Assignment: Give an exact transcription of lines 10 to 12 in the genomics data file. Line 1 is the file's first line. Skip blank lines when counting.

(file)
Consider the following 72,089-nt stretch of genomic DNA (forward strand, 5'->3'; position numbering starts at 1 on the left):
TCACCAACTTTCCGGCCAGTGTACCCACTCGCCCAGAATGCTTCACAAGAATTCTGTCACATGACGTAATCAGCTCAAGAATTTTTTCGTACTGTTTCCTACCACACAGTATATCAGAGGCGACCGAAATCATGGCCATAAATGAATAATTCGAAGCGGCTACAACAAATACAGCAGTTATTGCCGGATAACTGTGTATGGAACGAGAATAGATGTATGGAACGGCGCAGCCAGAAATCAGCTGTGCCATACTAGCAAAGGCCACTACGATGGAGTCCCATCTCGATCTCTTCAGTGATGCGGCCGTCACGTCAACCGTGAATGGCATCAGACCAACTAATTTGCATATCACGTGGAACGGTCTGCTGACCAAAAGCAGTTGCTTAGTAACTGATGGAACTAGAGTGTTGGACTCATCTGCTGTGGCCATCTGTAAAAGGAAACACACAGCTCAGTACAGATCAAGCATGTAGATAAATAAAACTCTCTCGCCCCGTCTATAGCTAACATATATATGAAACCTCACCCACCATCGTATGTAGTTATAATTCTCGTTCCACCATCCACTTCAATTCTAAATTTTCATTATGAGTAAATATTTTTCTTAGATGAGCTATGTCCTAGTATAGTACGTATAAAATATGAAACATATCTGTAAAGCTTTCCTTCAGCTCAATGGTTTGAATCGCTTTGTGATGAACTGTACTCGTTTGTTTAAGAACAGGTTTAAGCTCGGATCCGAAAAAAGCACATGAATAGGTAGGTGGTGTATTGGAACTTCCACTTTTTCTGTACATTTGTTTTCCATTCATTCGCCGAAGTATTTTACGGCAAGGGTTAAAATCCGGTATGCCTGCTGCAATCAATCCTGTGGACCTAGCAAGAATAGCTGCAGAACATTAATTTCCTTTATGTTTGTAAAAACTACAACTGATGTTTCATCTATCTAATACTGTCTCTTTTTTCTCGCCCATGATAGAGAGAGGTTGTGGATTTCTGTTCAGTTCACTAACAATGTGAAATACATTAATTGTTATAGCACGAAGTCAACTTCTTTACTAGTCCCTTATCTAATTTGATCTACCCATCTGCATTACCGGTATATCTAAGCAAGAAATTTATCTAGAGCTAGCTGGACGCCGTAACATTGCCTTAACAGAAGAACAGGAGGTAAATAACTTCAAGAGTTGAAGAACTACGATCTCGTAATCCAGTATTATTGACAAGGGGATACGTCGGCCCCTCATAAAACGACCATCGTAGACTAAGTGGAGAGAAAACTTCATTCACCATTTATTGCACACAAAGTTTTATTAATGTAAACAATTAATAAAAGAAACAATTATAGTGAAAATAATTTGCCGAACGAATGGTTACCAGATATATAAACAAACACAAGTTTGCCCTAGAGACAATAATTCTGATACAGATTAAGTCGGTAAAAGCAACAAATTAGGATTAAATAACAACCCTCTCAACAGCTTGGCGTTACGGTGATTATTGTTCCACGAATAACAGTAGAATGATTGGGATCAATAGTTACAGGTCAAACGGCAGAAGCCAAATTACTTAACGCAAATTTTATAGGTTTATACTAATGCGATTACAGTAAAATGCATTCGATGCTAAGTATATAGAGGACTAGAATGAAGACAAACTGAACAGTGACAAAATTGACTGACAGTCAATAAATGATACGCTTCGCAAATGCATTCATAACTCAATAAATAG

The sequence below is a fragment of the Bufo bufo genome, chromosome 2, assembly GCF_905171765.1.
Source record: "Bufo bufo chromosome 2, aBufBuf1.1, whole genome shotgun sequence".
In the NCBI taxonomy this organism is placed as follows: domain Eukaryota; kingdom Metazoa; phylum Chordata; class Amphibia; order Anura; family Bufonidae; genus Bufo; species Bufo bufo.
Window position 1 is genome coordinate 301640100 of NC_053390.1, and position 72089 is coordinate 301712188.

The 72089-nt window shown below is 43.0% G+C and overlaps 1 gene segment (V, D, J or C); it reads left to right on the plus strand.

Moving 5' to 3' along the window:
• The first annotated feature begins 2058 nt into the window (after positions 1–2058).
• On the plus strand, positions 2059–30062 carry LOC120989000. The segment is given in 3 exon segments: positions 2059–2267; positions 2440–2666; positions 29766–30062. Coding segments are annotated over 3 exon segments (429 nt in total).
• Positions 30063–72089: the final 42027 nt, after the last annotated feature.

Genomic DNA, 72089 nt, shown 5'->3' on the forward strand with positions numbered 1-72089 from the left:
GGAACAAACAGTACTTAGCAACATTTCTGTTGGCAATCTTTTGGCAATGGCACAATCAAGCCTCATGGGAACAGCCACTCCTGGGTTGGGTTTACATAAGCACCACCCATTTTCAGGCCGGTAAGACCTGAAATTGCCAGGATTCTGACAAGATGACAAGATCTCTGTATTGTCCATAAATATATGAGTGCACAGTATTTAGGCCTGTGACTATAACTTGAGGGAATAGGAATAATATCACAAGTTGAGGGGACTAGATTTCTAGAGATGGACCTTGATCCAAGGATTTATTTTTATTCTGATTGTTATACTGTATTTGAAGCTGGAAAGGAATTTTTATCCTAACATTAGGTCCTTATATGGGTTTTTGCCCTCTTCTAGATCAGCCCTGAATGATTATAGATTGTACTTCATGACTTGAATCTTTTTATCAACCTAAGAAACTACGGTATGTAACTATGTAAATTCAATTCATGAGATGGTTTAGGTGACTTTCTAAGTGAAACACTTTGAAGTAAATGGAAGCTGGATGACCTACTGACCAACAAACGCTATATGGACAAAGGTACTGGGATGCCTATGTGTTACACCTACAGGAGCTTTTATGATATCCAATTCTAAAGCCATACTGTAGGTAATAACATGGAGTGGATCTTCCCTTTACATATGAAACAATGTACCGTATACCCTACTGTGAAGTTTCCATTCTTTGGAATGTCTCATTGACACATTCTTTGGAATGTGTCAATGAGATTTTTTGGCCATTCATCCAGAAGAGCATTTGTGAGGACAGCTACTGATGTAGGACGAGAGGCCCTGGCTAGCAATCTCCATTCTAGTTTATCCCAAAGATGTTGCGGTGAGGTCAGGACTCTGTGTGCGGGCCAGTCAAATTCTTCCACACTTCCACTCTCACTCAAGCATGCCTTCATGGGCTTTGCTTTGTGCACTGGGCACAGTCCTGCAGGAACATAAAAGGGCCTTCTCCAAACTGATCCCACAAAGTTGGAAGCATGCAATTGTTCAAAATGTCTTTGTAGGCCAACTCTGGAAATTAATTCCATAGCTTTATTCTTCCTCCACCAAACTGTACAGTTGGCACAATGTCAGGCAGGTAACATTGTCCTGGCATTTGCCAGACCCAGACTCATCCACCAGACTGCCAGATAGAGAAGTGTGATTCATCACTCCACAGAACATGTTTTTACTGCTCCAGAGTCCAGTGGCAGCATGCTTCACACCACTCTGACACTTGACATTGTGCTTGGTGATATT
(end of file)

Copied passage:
• On the plus strand, positions 2059–30062 carry LOC120989000. The segment is given in 3 exon segments: positions 2059–2267; positions 2440–2666; positions 29766–30062. Coding segments are annotated over 3 exon segments (429 nt in total).
• Positions 30063–72089: the final 42027 nt, after the last annotated feature.

Genomic DNA, 72089 nt, shown 5'->3' on the forward strand with positions numbered 1-72089 from the left: